March 12, 2012 at 11:03 am |
    • Tom, Tom, the Piper's Son

      Nope. The fact that a majority of people are Christian doesn't make this any more a Christian nation than it is a "male" nation because a majority of its citizens are male, or a white nation because a majority of its citizens are white.

      Stop trolling, dolt.

      March 12, 2012 at 11:07 am |
    • Saint Louis resident

      – Christmas is a federal holiday, Good Friday in 13 states, Easter is recognized as flag day (No other religions have their holidays recognized).

      – All presidents swear on the bible, and all presidents have been Christians (Only few Deists back then).

      – We use the Gregorian/Christian calendar, not any Islamic or Hebrew or Chinese etc.

      – IN GOD WE TRUST is our motto.

      – Courts have the 10 commandments from the bible hanged on the wall

      – Blue laws in some places.....

      March 12, 2012 at 11:10 am |
    • Four Jumps to Insanity

      "hanged on the wall" ?? Ok we get it. St. Louis did not graduate 3rd grade. OK. Next.

      March 12, 2012 at 11:18 am |
    • Tom, Tom, the Piper's Son

      Yeah, and the troll is responding to its own posts-Agnostic Lady and Saint Louis Retard are the same dumbazz.

      March 12, 2012 at 11:21 am |
    • sam

      Agnostic lady/St Louis resident = captain america/just sayin

      March 12, 2012 at 11:22 am |
  4. Ykcyc

    Another "loving"... "Christian"...
    Ask the Native People about “Christian love”.
    You know nothing of God.
    You only believe in your "concept" of God.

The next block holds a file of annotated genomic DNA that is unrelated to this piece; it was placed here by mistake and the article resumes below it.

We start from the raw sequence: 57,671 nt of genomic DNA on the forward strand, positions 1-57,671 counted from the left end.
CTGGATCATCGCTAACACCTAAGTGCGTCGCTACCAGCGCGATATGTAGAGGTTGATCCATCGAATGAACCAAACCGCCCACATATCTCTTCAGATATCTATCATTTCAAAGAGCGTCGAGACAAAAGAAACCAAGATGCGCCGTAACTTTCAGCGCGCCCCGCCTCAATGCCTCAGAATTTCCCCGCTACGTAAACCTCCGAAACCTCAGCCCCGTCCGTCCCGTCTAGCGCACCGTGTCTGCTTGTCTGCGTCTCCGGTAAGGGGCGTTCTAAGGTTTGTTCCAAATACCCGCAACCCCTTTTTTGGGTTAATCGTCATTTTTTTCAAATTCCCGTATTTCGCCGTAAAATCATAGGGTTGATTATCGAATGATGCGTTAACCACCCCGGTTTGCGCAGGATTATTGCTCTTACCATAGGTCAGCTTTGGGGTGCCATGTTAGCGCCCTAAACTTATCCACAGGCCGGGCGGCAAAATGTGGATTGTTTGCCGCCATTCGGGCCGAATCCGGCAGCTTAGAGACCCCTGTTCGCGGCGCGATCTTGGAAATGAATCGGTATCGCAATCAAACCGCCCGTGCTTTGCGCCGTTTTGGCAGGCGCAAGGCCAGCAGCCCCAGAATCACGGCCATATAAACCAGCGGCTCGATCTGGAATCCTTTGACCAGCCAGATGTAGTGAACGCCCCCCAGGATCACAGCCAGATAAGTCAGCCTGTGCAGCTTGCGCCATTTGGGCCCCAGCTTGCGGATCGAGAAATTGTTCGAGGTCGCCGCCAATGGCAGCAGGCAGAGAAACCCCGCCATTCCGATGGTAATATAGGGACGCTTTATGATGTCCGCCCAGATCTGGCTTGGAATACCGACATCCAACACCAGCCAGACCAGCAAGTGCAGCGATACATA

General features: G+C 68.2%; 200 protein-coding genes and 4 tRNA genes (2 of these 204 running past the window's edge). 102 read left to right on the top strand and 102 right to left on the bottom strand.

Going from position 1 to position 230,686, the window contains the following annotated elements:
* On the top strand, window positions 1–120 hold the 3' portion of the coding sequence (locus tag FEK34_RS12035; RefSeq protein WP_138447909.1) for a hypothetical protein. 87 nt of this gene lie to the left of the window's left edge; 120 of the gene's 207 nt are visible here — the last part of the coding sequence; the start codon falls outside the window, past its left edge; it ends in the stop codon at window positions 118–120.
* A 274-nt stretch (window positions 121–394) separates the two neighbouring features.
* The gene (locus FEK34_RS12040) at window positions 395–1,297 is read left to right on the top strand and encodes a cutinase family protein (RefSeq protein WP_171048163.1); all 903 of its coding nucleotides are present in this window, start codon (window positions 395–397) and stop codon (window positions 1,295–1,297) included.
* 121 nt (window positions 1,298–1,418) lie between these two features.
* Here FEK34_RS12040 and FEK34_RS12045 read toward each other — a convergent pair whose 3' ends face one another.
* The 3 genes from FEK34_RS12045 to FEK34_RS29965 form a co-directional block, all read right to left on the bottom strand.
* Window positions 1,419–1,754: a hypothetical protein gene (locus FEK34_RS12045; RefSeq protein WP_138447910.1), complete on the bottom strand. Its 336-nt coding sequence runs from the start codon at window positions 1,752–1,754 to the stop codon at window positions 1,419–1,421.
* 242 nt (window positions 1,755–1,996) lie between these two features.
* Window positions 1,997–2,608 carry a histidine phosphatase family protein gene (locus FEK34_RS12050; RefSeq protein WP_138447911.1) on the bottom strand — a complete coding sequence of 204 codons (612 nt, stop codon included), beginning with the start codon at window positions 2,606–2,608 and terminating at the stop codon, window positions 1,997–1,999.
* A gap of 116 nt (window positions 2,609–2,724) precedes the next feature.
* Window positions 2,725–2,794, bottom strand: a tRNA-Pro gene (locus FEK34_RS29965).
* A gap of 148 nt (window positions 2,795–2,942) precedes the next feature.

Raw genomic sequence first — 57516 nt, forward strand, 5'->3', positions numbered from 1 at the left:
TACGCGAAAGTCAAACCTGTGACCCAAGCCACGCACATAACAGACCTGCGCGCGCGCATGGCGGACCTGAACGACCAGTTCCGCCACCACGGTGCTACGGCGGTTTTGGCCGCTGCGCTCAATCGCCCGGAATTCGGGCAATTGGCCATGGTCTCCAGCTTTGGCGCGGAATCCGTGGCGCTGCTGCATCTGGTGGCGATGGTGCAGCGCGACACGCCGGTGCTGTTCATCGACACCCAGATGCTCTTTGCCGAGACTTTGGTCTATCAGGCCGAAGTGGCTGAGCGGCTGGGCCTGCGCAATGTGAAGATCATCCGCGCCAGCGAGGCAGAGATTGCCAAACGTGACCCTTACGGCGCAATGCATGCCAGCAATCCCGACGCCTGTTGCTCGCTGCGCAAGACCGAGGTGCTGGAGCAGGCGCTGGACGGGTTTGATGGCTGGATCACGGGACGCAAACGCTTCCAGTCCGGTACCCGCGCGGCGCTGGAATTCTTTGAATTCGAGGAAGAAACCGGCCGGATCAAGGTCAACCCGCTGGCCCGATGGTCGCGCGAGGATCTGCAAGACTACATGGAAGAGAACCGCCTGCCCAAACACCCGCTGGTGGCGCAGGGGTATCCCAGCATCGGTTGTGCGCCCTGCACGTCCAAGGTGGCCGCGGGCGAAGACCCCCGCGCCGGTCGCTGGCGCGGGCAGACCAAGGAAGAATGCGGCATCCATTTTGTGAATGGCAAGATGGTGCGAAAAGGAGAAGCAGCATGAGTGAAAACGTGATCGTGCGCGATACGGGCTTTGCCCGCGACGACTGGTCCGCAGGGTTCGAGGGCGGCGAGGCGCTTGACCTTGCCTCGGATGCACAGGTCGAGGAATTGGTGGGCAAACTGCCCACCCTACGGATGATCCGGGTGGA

March 12, 2012 at 10:58 am |
  5. Observer

    Saint Louis resident,
    "America IS a CHRISTIAN nation.... God is mentioned several times,"

    FACT: The words "God, Jesus, Christ, Christian, Bible", etc. are NEVER mentioned in the Declaration of Independence or, more importantly, in our Consti-tution.

    March 12, 2012 at 10:43 am |
    • MartinL

      It is mentioned several times. Stop being arrogant and believe in that.

      March 12, 2012 at 10:48 am |
    • Look at the website!!

      http://www.usc o n s t i t ution.net/states_god.html

      ^ ^ ^ ^ ^ ^ ^ ^ ^ ^ ^ ^ ^ ^ ^ ^ (Remove space)

      March 12, 2012 at 10:51 am |
    • Observer

      MartinL,

      MartinL

      "It is mentioned several times. Stop being arrogant and believe in that."

      EXAMPLES please.

      March 12, 2012 at 10:51 am |
    • Saint Louis resident

      Article 9, Part 2, Section 3:t 2, Section 3:
      ... in the year of our Lord one thousand eight hundred and forty-one ...

      Chapter 5, Section 1, Article 1: